“It’s okay to give up, to change paths and to not always have to ‘push through it’.”
Normandie‘s debut ‘Inguz’ was released in 2016, where it was apparent that the band had found the line that caressed both commerciality and authenticity. With the culmination of both solidifying the Swedes a fanbase, the album seemed to somewhat hinder the outfit garnering a sense of identity in a colossal alt-rock landscape. Now, with the release of ‘White Flag’, Normandie have the ammunition to shoot them forward.
Building on the anthemic rock of its predecessor, their sophomore full-length sees a more focused Normandie. It’s the result of two eventful years for the quartet that has seen them tour throughout the UK and Europe several times, with spots at Download and Reading & Leeds proving to be beneficial. ‘White Flag’ is also their first offering with Easy Life Records. They signed with the London based label earlier this year, and can now call bands such as Waterparks, Lower Than Atlantis and Fatherson as label mates.
With a burgeoning reputation, frontman Philip Strand, guitarist Håkan Almbladh, bassist Lucas Englund and drummer Anton Franzon were allowed to bide their time when it came to making album number two. Ultimately, it led to Normandie to flex their creative muscle rather than repeating what has come before it.
“On the production side, I’ve taken huge steps into detailed writing. ‘Inguz’ was a quick process and ‘White Flag’ has given me time to try out new stuff and experiment on the things that I was unable to while writing ‘Inguz’ because of the limited time” explains Strand ahead of its recent release.
With this transition, the band have had time to nurture their sound at a rate they were comfortable with, “I think tracks like ‘Ecstasy’, ‘Dead’ and ‘Maniacs’ could’ve been on ‘Inguz’ – but this album just has more flavour and sides of the cube. We’ve filled the whole spectrum.” Although Normandie already came armed with pop-rock anthems that exude rollicking hooks with galvanizing vocals, ‘White Flag’ demonstrates a growth in songwriting that presents Strand’s emotions bare.
“It was an experience that was as horrible as it was beautiful”, explains Strand when discussing ‘White Flag’‘s songwriting. “It felt good and therapeutic writing it, but at the same time tough because I had to leave the happy place that I’m in now to dwell on the past darkness”.
With ‘White Flag’ seeing Strand surrender to self-reflecting as a musical influence, this honesty transpires with his ability to differentiate chapters in the Normandie journey, “We’ve gone from writing heartless metalcore about society and anger to writing hopeful rock music with a purpose and meaning to it”.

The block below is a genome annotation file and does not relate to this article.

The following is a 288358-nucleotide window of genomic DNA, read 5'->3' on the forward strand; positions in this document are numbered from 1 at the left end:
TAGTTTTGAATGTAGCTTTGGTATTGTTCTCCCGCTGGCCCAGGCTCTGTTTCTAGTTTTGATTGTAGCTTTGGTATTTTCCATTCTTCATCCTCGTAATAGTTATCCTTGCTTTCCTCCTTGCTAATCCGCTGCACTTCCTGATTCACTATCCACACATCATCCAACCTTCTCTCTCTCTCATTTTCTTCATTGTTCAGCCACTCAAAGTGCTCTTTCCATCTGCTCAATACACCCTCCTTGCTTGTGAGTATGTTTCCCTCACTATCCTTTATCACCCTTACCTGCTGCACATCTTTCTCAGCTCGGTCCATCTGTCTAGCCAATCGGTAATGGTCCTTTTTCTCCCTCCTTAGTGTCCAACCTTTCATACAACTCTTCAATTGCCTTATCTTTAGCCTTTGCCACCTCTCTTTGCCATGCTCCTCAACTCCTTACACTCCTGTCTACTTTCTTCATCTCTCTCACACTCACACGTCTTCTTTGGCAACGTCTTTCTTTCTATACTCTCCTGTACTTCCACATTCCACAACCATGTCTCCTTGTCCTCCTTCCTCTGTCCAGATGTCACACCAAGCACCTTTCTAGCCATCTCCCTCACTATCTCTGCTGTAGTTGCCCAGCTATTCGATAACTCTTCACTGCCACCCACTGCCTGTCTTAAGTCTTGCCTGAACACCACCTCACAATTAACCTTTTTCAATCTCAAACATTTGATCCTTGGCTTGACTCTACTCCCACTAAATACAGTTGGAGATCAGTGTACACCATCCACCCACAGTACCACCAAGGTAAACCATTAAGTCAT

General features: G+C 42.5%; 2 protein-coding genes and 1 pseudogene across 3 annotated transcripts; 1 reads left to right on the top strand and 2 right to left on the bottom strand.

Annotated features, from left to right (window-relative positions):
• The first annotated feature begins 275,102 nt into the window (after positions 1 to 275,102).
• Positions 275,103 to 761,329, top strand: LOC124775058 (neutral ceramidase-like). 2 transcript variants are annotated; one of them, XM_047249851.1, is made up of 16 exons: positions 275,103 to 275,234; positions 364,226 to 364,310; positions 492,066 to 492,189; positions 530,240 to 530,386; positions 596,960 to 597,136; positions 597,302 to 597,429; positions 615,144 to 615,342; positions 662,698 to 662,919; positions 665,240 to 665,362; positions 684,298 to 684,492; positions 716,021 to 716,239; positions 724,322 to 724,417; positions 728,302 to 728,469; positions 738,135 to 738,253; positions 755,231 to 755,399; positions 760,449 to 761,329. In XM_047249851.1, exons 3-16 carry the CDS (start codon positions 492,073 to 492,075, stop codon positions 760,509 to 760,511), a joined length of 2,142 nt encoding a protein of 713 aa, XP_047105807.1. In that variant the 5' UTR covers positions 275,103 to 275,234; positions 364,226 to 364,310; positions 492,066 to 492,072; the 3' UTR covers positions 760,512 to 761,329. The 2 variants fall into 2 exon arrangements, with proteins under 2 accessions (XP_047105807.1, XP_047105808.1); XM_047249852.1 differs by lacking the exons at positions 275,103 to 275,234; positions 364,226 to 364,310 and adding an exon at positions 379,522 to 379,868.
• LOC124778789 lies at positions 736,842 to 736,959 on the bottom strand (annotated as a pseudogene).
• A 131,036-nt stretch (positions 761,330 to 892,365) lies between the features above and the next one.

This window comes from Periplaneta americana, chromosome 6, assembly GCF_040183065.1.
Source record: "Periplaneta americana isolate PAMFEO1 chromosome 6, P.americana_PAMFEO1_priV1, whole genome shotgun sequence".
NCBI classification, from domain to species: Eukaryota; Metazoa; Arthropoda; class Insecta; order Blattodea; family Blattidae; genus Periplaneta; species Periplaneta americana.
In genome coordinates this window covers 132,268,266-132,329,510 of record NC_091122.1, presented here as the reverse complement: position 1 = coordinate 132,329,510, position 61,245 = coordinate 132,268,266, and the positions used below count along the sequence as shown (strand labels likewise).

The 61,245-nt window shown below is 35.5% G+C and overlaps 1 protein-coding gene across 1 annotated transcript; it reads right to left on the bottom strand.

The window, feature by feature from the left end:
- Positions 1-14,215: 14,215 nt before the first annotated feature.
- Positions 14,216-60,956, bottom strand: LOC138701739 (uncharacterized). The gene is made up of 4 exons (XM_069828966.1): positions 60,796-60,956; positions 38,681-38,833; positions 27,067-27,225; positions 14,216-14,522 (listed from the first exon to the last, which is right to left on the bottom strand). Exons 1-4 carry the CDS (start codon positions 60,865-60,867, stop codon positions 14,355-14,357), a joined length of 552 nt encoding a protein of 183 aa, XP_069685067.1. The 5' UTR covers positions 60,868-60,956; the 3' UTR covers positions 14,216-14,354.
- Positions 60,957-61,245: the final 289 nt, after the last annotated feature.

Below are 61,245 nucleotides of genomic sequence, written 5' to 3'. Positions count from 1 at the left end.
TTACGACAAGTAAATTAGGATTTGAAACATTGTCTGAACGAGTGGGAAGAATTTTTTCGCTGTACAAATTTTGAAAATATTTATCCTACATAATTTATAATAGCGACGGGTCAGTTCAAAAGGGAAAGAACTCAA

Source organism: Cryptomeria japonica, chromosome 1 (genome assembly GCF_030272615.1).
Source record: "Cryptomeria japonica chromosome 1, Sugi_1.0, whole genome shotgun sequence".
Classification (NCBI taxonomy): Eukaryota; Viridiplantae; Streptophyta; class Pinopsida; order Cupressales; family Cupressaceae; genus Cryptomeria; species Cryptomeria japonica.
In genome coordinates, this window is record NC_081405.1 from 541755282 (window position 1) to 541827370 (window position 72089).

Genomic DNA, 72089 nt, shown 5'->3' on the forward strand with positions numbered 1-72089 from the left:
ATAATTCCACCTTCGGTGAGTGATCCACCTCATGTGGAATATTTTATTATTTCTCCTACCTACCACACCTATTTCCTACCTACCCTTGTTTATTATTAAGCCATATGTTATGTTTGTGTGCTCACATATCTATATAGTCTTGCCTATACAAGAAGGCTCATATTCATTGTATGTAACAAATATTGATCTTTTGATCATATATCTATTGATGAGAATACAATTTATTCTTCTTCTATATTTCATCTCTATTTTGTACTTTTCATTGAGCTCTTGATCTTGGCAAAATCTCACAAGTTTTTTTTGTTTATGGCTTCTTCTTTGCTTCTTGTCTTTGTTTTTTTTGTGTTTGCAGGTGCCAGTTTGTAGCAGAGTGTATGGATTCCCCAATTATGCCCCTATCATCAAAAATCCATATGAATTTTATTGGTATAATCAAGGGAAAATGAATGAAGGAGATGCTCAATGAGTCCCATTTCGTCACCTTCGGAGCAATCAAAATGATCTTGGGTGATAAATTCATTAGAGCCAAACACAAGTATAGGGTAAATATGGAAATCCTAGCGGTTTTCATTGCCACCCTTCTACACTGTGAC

This sense of amplified meaning is teeming throughout the LP. With tracks encompassing unrequited love, empowerment and strength, the overall message that Strand wanted to impart challenges a common conform regarding mental health in society, “It’s okay to give up, to change paths and to not always have to ‘push through it’. If you pursue your dream and it doesn’t work out after attempt 5, maybe there’s a reason”. This candid approach, as heard with the satirical lyric in ‘Heaven’; “Breakthrough all the misery my friend”, is a testament to how Normandie have matured with compelling substance.
“It’s all ‘be strong, you will get through it’ and I just feel like sometimes there has to be sadness in order for you to feel happiness. Don’t push through everything.”
Although Normandie haven’t totally departed from the slick sound that birthed them a following, Strand details how this LP’s focus was centred around developing the outfit in the way they truly wanted, “We decided early on that we were not gonna write this album for the fans, we were gonna write the album we wanted and hope for the best.”
“We’ve gone from writing heartless metalcore about society and anger to writing hopeful rock music with a purpose”
With this initial hopefulness, Normandie can subsequently find solace in their home away from home. After mesmerising performances at Reading & Leeds and hitting the road with Hands Like Houses, the presence of the quartet in the UK doesn’t go unnoticed, “The UK is something special for us. It’s our second home and we seem to be growing rapidly, we make so many new friends every time we’re over here. Word of mouth is a powerful thing.”
‘White Flag’ is a consistent album of substantial catharsis. After manoeuvring their focus, Normandie has produced a record that is a true reflection of them. They are no longer dwindling in the shadow of a mass genre, but are sure staples to the scene.
‘White Flag’ by Normandie is out now on Easy Life Records.
Words by Ffion Riordan-Jones (@FfionAbigail_)